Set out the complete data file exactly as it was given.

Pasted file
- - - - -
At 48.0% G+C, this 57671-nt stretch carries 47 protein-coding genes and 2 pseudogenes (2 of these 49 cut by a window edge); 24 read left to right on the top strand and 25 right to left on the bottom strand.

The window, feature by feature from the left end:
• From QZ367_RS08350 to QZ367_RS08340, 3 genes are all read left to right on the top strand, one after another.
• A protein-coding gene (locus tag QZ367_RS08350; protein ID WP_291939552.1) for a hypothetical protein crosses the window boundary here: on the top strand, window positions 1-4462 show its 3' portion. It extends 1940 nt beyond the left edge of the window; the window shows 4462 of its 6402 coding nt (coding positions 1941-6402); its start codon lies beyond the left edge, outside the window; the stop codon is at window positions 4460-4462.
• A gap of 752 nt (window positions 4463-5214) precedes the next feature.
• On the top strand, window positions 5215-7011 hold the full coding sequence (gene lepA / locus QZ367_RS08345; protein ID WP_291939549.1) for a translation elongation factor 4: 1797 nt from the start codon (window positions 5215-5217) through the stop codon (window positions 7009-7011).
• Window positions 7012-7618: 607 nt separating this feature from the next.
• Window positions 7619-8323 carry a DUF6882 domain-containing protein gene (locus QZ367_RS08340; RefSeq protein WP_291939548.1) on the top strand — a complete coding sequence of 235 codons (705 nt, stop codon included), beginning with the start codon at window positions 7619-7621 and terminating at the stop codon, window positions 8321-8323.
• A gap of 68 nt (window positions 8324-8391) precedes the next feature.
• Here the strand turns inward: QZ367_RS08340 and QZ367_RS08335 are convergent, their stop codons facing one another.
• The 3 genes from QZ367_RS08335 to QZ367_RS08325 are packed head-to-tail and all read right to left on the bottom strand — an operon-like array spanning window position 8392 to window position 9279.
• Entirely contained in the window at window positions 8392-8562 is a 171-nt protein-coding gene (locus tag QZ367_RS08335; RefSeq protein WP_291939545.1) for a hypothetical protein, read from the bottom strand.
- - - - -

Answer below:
At 48.0% G+C, this 57671-nt stretch carries 47 protein-coding genes and 2 pseudogenes (2 of these 49 cut by a window edge); 24 read left to right on the top strand and 25 right to left on the bottom strand.

The window, feature by feature from the left end:
• From QZ367_RS08350 to QZ367_RS08340, 3 genes are all read left to right on the top strand, one after another.
• A protein-coding gene (locus tag QZ367_RS08350; protein ID WP_291939552.1) for a hypothetical protein crosses the window boundary here: on the top strand, window positions 1-4462 show its 3' portion. It extends 1940 nt beyond the left edge of the window; the window shows 4462 of its 6402 coding nt (coding positions 1941-6402); its start codon lies beyond the left edge, outside the window; the stop codon is at window positions 4460-4462.
• A gap of 752 nt (window positions 4463-5214) precedes the next feature.
• On the top strand, window positions 5215-7011 hold the full coding sequence (gene lepA / locus QZ367_RS08345; protein ID WP_291939549.1) for a translation elongation factor 4: 1797 nt from the start codon (window positions 5215-5217) through the stop codon (window positions 7009-7011).
• Window positions 7012-7618: 607 nt separating this feature from the next.
• Window positions 7619-8323 carry a DUF6882 domain-containing protein gene (locus QZ367_RS08340; RefSeq protein WP_291939548.1) on the top strand — a complete coding sequence of 235 codons (705 nt, stop codon included), beginning with the start codon at window positions 7619-7621 and terminating at the stop codon, window positions 8321-8323.
• A gap of 68 nt (window positions 8324-8391) precedes the next feature.
• Here the strand turns inward: QZ367_RS08340 and QZ367_RS08335 are convergent, their stop codons facing one another.
• The 3 genes from QZ367_RS08335 to QZ367_RS08325 are packed head-to-tail and all read right to left on the bottom strand — an operon-like array spanning window position 8392 to window position 9279.
• Entirely contained in the window at window positions 8392-8562 is a 171-nt protein-coding gene (locus tag QZ367_RS08335; RefSeq protein WP_291939545.1) for a hypothetical protein, read from the bottom strand.